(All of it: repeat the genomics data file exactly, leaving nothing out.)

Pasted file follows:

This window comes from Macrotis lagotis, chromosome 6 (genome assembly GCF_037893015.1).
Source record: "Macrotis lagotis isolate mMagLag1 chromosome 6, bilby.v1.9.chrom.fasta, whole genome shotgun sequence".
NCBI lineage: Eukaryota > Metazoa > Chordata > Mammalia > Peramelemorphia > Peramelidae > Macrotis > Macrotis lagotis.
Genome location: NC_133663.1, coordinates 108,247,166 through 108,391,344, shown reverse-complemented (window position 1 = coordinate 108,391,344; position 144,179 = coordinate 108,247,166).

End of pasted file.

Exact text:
This window comes from Macrotis lagotis, chromosome 6 (genome assembly GCF_037893015.1).
Source record: "Macrotis lagotis isolate mMagLag1 chromosome 6, bilby.v1.9.chrom.fasta, whole genome shotgun sequence".
NCBI lineage: Eukaryota > Metazoa > Chordata > Mammalia > Peramelemorphia > Peramelidae > Macrotis > Macrotis lagotis.
Genome location: NC_133663.1, coordinates 108,247,166 through 108,391,344, shown reverse-complemented (window position 1 = coordinate 108,391,344; position 144,179 = coordinate 108,247,166).